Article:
The Roaring 20s [Twitter, also Substack] summarizes 1920s financial news from the Wall Street Journal and the Financial Times day by day. It's a fascinating insight into the ups and downs of another era—one that ours is often held to echo with—and I won't spoil how interesting it'll get if the author keeps it up until October 2029.
On Thursday, British investors aren't swayed by Vladimir Lenin's appeal for help to alleviate a severe famine ravaging the country. A few years ago, millions of pounds went poof when Russia's sole stock exchange in St. Petersburg closed. Lenin counters the British business community by calling the famine a humanitarian crisis; old debts can be settled later. He believes his Bolsheviks will be victorious in the current Russian Civil War and promises to repay any and all goodwill soon.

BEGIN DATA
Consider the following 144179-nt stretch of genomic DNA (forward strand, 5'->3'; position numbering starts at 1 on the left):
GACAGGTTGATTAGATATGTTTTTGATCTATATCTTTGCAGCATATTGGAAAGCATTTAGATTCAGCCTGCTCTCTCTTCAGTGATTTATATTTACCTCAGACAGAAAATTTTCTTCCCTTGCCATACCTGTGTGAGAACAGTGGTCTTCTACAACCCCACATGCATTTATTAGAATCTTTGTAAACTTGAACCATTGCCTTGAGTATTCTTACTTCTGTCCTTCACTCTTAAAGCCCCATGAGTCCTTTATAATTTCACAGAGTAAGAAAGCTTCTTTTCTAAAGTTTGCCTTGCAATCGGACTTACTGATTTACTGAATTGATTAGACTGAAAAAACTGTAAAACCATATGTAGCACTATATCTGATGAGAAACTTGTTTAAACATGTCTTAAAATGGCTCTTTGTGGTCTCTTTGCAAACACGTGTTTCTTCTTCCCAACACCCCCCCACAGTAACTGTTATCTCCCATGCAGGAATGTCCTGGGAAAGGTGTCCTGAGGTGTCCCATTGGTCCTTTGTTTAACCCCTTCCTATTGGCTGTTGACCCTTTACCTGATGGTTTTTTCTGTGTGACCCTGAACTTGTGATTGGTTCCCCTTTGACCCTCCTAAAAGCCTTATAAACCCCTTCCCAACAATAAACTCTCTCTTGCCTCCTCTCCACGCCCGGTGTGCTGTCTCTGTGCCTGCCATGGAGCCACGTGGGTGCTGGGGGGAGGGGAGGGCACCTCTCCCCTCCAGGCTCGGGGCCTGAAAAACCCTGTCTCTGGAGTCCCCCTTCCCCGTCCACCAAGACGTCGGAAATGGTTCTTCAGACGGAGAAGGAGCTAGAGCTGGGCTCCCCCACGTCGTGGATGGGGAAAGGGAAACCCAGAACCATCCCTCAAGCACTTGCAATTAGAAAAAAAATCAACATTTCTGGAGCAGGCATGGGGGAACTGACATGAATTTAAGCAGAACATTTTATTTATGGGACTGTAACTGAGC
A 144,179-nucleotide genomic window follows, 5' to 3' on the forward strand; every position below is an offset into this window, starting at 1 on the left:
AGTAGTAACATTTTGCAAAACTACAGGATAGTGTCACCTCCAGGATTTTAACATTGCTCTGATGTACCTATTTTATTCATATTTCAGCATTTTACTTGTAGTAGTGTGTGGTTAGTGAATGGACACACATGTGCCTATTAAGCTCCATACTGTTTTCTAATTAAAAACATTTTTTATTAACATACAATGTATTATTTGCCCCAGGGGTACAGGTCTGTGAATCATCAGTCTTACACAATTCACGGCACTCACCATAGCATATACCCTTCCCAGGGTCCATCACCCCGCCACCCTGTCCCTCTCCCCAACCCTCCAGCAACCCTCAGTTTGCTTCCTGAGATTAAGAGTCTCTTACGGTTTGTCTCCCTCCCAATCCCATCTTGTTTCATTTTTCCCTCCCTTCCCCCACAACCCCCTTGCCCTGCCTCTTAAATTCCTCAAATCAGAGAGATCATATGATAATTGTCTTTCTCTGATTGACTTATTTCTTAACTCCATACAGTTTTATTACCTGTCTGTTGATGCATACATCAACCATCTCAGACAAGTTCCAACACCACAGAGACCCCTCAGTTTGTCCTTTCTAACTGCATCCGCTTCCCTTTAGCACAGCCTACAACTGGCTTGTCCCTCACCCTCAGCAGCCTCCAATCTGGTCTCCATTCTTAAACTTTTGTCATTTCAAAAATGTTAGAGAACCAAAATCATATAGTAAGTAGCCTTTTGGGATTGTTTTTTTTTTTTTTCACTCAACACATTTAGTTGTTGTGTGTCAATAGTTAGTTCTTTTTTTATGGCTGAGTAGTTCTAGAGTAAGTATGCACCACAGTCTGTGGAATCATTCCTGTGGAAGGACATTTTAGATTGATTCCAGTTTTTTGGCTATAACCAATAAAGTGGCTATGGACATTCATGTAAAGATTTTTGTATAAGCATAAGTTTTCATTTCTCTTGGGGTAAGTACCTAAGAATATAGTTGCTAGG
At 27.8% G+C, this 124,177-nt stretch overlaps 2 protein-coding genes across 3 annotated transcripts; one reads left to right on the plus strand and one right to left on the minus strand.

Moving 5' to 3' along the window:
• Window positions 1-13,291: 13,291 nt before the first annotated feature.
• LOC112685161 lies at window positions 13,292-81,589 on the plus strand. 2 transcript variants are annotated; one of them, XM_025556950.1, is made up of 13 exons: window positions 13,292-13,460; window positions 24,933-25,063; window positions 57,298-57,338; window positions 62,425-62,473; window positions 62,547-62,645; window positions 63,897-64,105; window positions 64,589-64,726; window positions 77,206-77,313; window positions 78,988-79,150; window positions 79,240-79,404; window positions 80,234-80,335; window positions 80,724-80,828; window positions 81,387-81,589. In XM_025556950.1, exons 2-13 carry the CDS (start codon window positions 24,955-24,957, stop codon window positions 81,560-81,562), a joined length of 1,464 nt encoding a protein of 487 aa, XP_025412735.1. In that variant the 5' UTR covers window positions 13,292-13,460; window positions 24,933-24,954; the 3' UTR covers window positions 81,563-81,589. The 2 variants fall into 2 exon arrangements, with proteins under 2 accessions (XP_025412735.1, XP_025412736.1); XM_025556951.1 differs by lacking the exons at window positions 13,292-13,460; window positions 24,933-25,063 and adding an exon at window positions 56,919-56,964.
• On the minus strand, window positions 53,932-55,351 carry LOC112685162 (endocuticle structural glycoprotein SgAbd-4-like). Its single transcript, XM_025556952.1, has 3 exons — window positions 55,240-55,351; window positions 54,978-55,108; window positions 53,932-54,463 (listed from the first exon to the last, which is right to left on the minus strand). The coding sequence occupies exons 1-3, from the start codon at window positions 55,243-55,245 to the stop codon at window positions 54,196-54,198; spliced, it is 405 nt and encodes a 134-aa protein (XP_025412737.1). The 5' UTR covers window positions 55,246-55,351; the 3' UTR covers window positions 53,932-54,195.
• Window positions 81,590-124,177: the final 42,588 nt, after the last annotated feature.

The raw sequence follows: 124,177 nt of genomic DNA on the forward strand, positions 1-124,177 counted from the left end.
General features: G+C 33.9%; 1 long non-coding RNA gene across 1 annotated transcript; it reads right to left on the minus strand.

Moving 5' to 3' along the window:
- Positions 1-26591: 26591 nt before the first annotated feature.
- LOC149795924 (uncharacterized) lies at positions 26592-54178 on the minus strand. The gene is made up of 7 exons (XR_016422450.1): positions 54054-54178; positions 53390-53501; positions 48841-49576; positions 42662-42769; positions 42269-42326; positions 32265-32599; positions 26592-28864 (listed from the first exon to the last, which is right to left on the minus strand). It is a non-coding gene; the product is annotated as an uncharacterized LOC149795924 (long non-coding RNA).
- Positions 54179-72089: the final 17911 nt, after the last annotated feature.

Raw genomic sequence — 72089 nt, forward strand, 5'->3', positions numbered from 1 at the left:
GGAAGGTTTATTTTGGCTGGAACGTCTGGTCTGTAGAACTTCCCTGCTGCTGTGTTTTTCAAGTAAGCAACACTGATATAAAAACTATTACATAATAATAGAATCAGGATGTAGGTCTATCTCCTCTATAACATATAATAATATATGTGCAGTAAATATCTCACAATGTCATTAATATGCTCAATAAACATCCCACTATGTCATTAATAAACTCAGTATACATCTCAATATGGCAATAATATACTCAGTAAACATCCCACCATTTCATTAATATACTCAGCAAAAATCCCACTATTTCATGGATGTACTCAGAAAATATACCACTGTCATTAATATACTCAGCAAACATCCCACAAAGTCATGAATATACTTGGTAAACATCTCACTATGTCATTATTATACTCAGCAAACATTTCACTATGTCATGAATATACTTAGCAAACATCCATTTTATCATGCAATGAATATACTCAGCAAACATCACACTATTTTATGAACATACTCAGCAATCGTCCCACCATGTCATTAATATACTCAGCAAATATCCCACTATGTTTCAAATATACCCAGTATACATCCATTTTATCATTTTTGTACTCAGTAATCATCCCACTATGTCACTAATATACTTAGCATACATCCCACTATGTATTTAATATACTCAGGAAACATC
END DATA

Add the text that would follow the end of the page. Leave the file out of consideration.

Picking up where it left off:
Historical Fact: America ultimately answers Russia's plea for relief while Britain provides very little. Lenin's posse will soon emerge victorious and establish the Soviet Union in 1922. Russia won't have another stock exchange until 1991.
As of October 1921, the WSJ was 7 cents a copy.